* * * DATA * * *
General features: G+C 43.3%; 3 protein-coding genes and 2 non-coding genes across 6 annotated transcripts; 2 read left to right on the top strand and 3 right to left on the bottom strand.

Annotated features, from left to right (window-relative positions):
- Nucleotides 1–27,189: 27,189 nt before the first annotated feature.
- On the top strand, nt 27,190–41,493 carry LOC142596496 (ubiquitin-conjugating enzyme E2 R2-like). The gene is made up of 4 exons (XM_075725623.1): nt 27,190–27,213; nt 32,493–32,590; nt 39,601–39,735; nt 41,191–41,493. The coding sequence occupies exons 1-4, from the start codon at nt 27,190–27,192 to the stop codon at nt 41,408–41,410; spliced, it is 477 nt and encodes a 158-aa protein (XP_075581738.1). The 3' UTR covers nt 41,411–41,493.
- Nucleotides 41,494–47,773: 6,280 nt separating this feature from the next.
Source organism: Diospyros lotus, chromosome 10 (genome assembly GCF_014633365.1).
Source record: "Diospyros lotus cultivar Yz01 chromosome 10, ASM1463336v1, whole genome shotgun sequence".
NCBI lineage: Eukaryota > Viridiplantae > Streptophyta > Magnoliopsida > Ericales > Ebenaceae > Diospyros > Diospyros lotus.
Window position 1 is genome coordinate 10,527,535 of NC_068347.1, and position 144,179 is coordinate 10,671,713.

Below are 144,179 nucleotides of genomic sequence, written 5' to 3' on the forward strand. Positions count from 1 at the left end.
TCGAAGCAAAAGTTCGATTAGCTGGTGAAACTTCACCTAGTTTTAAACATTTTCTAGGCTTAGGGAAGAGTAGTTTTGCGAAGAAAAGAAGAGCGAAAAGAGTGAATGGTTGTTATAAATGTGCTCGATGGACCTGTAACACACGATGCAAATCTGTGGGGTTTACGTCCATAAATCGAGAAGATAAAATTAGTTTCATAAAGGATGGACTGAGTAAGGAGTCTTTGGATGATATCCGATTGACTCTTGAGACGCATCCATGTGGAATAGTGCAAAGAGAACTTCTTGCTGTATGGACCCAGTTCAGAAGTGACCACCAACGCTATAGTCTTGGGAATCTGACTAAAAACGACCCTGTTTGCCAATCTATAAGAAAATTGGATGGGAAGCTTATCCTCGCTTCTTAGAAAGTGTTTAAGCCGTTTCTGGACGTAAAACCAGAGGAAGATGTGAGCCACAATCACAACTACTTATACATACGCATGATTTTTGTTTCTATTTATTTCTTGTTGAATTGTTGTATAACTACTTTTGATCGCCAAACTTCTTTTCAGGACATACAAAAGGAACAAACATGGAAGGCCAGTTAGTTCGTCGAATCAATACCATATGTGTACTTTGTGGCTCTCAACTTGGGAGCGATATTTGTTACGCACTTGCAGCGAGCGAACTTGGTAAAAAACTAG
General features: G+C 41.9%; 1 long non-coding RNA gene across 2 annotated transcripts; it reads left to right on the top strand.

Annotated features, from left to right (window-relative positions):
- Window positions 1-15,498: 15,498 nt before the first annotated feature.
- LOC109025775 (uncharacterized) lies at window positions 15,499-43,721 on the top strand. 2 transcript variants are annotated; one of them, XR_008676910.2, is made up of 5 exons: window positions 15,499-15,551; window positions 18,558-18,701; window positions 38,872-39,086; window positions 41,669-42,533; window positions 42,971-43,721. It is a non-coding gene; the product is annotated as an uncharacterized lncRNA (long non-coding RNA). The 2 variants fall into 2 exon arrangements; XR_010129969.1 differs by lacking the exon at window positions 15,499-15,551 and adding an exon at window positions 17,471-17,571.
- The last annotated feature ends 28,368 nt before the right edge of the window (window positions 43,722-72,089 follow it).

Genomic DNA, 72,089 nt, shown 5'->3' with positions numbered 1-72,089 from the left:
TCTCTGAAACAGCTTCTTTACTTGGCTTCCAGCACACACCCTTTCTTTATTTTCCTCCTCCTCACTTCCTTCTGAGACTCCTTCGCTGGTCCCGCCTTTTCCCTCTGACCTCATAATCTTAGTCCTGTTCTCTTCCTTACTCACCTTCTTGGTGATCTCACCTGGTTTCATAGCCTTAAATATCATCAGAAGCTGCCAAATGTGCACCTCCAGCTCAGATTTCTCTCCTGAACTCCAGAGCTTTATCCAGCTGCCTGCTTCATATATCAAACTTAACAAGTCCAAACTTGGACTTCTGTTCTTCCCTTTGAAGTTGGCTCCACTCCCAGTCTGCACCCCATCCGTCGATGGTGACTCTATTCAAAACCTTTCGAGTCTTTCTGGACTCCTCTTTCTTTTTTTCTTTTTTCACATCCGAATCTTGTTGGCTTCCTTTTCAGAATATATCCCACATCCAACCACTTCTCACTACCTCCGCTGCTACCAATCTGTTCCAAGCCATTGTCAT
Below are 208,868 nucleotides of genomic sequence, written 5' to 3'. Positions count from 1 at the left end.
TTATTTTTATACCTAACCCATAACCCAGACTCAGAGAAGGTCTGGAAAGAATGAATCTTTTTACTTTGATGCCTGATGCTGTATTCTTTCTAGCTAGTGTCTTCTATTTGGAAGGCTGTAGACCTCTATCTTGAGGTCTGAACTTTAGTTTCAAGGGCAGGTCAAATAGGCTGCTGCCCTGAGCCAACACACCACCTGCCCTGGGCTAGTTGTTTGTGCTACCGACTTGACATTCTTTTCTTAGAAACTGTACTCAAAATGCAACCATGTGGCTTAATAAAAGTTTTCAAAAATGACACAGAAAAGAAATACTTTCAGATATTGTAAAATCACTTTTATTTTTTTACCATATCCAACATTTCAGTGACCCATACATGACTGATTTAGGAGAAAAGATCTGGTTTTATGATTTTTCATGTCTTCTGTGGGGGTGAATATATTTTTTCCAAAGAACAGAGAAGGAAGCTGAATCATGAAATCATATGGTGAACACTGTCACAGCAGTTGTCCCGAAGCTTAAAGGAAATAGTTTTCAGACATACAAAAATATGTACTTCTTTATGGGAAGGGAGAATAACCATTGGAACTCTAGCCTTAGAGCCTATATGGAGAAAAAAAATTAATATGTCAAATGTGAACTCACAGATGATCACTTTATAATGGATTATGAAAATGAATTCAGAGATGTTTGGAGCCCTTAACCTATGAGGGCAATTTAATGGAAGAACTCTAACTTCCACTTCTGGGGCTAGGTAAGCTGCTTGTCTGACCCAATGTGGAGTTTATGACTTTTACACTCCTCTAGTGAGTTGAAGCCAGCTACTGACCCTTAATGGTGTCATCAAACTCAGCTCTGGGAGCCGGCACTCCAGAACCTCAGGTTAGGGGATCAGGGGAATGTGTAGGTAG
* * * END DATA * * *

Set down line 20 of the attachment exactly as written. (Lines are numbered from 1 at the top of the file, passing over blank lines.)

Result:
TTATTTTTATACCTAACCCATAACCCAGACTCAGAGAAGGTCTGGAAAGAATGAATCTTTTTACTTTGATGCCTGATGCTGTATTCTTTCTAGCTAGTGTCTTCTATTTGGAAGGCTGTAGACCTCTATCTTGAGGTCTGAACTTTAGTTTCAAGGGCAGGTCAAATAGGCTGCTGCCCTGAGCCAACACACCACCTGCCCTGGGCTAGTTGTTTGTGCTACCGACTTGACATTCTTTTCTTAGAAACTGTACTCAAAATGCAACCATGTGGCTTAATAAAAGTTTTCAAAAATGACACAGAAAAGAAATACTTTCAGATATTGTAAAATCACTTTTATTTTTTTACCATATCCAACATTTCAGTGACCCATACATGACTGATTTAGGAGAAAAGATCTGGTTTTATGATTTTTCATGTCTTCTGTGGGGGTGAATATATTTTTTCCAAAGAACAGAGAAGGAAGCTGAATCATGAAATCATATGGTGAACACTGTCACAGCAGTTGTCCCGAAGCTTAAAGGAAATAGTTTTCAGACATACAAAAATATGTACTTCTTTATGGGAAGGGAGAATAACCATTGGAACTCTAGCCTTAGAGCCTATATGGAGAAAAAAAATTAATATGTCAAATGTGAACTCACAGATGATCACTTTATAATGGATTATGAAAATGAATTCAGAGATGTTTGGAGCCCTTAACCTATGAGGGCAATTTAATGGAAGAACTCTAACTTCCACTTCTGGGGCTAGGTAAGCTGCTTGTCTGACCCAATGTGGAGTTTATGACTTTTACACTCCTCTAGTGAGTTGAAGCCAGCTACTGACCCTTAATGGTGTCATCAAACTCAGCTCTGGGAGCCGGCACTCCAGAACCTCAGGTTAGGGGATCAGGGGAATGTGTAGGTAG